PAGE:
The phenomenon of consolidation occurring in the enterprise sector is a natural stage in the economy’s transition from a structure of dispersed, developing, and relatively small companies into an economy with a structure based on strong and mature enterprises that set the trends on international markets.
The slower rate at which companies are formed and the simultaneous development of the segment of large, mature companies with a higher employment rate is the result of the synergy of experiences of an infinite number of entities participating in economic life and the relationships between them. An important role in this process is played by companies whose objective is to materialize the solutions that enable the modernization and automation of economic processes. As the economies compete in the application of innovation and the use of Artificial Intelligence (AI), increasing emphasis is placed on the importance of developing competences that are only possessed by humans.
Where do start-ups come from?
Whether an emerging company will be a start-up depends on the motivation guiding its founders. Antoinette Schoar distinguishes between two types of entrepreneurs In her opinion, most entrepreneurs are guided by the motive of subsistence, which is associated with the need to create a job or a workplace for themselves. However, these entrepreneurs are not innovators and are not interested in scaling their operations, which would involve a change in the business model. They are an important part of the economy, but they do not provide it with an innovative impulse.
It is only the much smaller group of entrepreneurs who contribute to technological progress by experimenting and implementing innovative concepts. These visionaries are characterized by greater self-confidence and curiosity, a strong need to create, less fear of possible failure, and extensive or unique knowledge.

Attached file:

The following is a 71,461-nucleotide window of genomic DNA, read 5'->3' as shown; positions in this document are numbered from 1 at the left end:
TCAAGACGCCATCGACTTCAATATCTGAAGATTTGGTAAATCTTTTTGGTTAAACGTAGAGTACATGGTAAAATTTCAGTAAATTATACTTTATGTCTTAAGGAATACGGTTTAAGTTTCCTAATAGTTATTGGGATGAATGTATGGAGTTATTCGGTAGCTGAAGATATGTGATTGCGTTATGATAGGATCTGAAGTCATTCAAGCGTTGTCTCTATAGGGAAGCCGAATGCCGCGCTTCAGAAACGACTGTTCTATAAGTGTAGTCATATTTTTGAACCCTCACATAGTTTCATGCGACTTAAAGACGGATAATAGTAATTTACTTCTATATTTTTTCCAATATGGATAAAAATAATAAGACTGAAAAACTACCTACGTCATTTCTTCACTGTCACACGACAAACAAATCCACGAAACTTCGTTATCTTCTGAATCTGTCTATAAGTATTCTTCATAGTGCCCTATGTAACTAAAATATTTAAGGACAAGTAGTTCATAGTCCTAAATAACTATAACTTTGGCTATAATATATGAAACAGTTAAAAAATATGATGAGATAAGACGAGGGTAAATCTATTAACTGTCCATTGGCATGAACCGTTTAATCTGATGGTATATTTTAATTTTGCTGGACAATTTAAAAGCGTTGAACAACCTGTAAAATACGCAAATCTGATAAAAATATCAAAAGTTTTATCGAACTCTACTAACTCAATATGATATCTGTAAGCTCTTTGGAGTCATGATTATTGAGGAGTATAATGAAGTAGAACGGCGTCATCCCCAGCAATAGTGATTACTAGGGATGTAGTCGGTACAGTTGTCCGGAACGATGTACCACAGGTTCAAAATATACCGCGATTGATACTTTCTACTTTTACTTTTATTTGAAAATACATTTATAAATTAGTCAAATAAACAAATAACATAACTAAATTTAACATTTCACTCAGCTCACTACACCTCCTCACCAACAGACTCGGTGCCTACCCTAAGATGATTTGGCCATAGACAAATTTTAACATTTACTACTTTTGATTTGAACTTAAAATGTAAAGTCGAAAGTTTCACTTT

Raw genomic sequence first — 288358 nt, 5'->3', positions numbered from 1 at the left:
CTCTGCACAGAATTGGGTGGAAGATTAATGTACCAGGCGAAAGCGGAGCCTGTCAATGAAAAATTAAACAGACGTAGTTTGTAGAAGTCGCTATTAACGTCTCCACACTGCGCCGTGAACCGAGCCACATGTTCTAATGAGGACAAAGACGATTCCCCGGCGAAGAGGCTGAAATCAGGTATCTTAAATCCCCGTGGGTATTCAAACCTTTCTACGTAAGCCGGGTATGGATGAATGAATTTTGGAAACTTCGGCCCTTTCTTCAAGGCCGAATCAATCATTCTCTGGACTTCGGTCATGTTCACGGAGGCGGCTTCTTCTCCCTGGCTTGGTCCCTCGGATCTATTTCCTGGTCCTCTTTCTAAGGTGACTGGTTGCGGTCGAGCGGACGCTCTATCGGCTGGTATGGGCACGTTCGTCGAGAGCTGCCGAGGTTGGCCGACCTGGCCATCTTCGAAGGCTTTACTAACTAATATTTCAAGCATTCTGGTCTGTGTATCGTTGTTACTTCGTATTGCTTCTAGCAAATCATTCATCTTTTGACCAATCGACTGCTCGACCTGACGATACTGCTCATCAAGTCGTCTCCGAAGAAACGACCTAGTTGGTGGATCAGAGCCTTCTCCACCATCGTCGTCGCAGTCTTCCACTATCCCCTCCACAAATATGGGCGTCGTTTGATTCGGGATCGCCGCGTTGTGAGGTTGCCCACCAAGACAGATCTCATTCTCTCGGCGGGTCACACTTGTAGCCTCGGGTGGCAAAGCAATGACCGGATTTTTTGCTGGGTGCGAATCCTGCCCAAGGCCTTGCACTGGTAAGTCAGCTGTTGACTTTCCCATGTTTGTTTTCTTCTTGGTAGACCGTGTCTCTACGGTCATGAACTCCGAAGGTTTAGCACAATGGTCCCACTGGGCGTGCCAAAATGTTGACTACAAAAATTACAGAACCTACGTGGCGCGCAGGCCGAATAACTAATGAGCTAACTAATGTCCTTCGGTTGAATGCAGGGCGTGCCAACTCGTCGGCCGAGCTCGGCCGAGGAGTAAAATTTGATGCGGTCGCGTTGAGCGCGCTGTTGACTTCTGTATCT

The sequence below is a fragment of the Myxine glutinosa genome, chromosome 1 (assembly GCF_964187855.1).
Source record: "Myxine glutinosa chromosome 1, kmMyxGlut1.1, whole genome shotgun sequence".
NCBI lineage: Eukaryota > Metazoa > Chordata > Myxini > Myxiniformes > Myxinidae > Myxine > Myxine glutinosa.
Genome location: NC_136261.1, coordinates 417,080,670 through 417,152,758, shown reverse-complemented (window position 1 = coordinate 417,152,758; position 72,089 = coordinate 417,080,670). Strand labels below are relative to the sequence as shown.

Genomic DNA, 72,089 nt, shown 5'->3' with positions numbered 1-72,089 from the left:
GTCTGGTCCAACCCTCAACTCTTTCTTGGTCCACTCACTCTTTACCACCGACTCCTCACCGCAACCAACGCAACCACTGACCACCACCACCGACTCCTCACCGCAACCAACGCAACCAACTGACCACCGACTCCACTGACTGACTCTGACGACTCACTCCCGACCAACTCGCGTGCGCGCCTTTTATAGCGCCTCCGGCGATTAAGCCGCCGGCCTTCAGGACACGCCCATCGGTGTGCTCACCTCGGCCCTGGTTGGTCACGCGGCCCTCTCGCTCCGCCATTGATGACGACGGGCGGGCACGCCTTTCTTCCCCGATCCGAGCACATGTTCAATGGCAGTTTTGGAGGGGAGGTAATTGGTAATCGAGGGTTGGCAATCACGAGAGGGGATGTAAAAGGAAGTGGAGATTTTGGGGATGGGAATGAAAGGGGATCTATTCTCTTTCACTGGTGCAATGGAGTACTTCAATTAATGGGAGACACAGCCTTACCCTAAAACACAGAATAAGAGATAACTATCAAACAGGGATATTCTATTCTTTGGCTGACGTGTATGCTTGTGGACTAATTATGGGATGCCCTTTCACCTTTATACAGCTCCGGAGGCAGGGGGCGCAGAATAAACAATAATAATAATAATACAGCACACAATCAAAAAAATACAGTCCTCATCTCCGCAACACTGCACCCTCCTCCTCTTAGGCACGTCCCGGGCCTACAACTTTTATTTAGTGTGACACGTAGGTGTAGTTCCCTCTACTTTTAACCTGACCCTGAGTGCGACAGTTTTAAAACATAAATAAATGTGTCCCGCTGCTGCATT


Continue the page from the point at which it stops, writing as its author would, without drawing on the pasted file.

According to John Haltiwanger, the share of start-ups created in the United States, with an assumed annual rate of employment growth exceeding 25 per cent among all the newly created companies, is not falling. The founders of such companies assume that they will quickly join the ranks of large and young companies, thus falling in line with the model of the developed economy. According to estimates prepared by Hurst and Pugsley, about 23-28 per cent of companies in the United States are created with such ambitious growth plans.
However, out of this huge mass of start-ups only a small percentage will survive, while remaining an independent company and achieving the ability to generate revenues greater than the operating costs, which allows them to increase employment and to grow. According to Forbes, the likelihood of failure is enormous, as it applies to nine out of ten start-ups. In such circumstances, the achievement of the 10 per cent of successful start-ups constitutes an unbelievable success, while the experience of the remaining 90 per cent provides an important lesson for future entrepreneurs.
Errors that might end in bankruptcy
Analyses of start-up bankruptcy cases carried out in recent years have shown that there are several key reasons for start-up failures. The most important of them relate to the inefficient use of the human factor, and not to market imperfections, as many would probably think.
According to CB Insights, the majority of bankruptcies resulted from an incorrect identification of market needs by the product creators. The creators of the start-ups were implementing their own visions without confronting them with the maturity of the market and the needs of the potential customers. As a result, about 42 per cent of the surveyed companies failed because their product did not satisfy any needs of the clients to whom it was addressed.
Other less frequently cited factors determining the failure of start-ups included the lack of harmony, coherence of goals and activities, and cooperation between the team members. Poor team selection was the reason for the failure of almost every fourth start-up. It turned out to be a serious mistake to build teams whose members are versatile, have high qualifications and extensive knowledge, but are also characterized by strong individualism and lack the ability to work on a common goal.